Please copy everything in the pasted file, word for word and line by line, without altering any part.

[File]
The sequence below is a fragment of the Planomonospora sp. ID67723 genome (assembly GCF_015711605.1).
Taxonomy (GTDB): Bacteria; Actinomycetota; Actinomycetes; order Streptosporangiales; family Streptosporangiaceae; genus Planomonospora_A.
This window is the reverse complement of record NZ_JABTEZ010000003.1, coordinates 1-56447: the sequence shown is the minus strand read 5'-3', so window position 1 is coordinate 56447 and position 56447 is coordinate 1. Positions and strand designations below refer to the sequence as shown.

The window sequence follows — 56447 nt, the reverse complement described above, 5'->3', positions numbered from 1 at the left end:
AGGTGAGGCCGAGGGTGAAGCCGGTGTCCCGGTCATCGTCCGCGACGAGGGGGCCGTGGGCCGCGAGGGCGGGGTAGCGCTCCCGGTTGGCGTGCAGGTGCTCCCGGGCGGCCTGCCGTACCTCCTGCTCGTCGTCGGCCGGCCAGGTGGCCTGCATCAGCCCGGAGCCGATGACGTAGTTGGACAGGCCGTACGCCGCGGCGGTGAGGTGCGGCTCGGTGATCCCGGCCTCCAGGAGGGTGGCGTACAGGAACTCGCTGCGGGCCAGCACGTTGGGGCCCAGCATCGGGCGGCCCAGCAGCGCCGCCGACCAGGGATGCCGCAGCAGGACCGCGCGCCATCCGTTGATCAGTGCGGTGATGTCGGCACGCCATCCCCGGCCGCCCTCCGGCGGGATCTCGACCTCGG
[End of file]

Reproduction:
The sequence below is a fragment of the Planomonospora sp. ID67723 genome (assembly GCF_015711605.1).
Taxonomy (GTDB): Bacteria; Actinomycetota; Actinomycetes; order Streptosporangiales; family Streptosporangiaceae; genus Planomonospora_A.
This window is the reverse complement of record NZ_JABTEZ010000003.1, coordinates 1-56447: the sequence shown is the minus strand read 5'-3', so window position 1 is coordinate 56447 and position 56447 is coordinate 1. Positions and strand designations below refer to the sequence as shown.

The window sequence follows — 56447 nt, the reverse complement described above, 5'->3', positions numbered from 1 at the left end:
AGGTGAGGCCGAGGGTGAAGCCGGTGTCCCGGTCATCGTCCGCGACGAGGGGGCCGTGGGCCGCGAGGGCGGGGTAGCGCTCCCGGTTGGCGTGCAGGTGCTCCCGGGCGGCCTGCCGTACCTCCTGCTCGTCGTCGGCCGGCCAGGTGGCCTGCATCAGCCCGGAGCCGATGACGTAGTTGGACAGGCCGTACGCCGCGGCGGTGAGGTGCGGCTCGGTGATCCCGGCCTCCAGGAGGGTGGCGTACAGGAACTCGCTGCGGGCCAGCACGTTGGGGCCCAGCATCGGGCGGCCCAGCAGCGCCGCCGACCAGGGATGCCGCAGCAGGACCGCGCGCCATCCGTTGATCAGTGCGGTGATGTCGGCACGCCATCCCCGGCCGCCCTCCGGCGGGATCTCGACCTCGG